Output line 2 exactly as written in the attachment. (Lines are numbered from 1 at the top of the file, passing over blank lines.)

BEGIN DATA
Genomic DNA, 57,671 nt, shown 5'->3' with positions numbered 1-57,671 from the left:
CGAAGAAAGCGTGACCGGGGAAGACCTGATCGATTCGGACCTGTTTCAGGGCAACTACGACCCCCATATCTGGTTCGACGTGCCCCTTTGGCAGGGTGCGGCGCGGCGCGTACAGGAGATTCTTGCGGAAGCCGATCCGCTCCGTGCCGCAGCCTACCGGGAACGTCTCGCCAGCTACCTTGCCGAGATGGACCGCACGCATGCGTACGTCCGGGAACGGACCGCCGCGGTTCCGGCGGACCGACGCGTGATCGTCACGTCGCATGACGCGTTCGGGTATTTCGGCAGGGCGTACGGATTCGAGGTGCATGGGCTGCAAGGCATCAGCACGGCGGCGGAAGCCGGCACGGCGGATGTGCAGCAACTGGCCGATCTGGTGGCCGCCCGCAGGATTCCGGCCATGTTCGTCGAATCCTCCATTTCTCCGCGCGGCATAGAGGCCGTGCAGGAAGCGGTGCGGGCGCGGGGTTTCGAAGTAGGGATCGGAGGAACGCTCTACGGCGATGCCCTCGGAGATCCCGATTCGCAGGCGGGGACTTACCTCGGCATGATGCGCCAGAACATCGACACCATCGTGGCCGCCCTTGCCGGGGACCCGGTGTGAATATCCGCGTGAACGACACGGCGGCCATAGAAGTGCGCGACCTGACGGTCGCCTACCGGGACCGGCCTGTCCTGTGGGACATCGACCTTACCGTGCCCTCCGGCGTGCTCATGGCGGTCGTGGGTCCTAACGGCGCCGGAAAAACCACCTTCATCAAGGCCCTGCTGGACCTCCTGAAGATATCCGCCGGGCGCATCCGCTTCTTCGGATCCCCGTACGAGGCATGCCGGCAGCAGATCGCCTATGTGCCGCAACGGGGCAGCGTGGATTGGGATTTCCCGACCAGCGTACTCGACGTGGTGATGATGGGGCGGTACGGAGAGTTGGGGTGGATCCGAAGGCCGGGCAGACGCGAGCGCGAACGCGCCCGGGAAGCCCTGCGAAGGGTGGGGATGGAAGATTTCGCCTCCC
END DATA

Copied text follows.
CGAAGAAAGCGTGACCGGGGAAGACCTGATCGATTCGGACCTGTTTCAGGGCAACTACGACCCCCATATCTGGTTCGACGTGCCCCTTTGGCAGGGTGCGGCGCGGCGCGTACAGGAGATTCTTGCGGAAGCCGATCCGCTCCGTGCCGCAGCCTACCGGGAACGTCTCGCCAGCTACCTTGCCGAGATGGACCGCACGCATGCGTACGTCCGGGAACGGACCGCCGCGGTTCCGGCGGACCGACGCGTGATCGTCACGTCGCATGACGCGTTCGGGTATTTCGGCAGGGCGTACGGATTCGAGGTGCATGGGCTGCAAGGCATCAGCACGGCGGCGGAAGCCGGCACGGCGGATGTGCAGCAACTGGCCGATCTGGTGGCCGCCCGCAGGATTCCGGCCATGTTCGTCGAATCCTCCATTTCTCCGCGCGGCATAGAGGCCGTGCAGGAAGCGGTGCGGGCGCGGGGTTTCGAAGTAGGGATCGGAGGAACGCTCTACGGCGATGCCCTCGGAGATCCCGATTCGCAGGCGGGGACTTACCTCGGCATGATGCGCCAGAACATCGACACCATCGTGGCCGCCCTTGCCGGGGACCCGGTGTGAATATCCGCGTGAACGACACGGCGGCCATAGAAGTGCGCGACCTGACGGTCGCCTACCGGGACCGGCCTGTCCTGTGGGACATCGACCTTACCGTGCCCTCCGGCGTGCTCATGGCGGTCGTGGGTCCTAACGGCGCCGGAAAAACCACCTTCATCAAGGCCCTGCTGGACCTCCTGAAGATATCCGCCGGGCGCATCCGCTTCTTCGGATCCCCGTACGAGGCATGCCGGCAGCAGATCGCCTATGTGCCGCAACGGGGCAGCGTGGATTGGGATTTCCCGACCAGCGTACTCGACGTGGTGATGATGGGGCGGTACGGAGAGTTGGGGTGGATCCGAAGGCCGGGCAGACGCGAGCGCGAACGCGCCCGGGAAGCCCTGCGAAGGGTGGGGATGGAAGATTTCGCCTCCC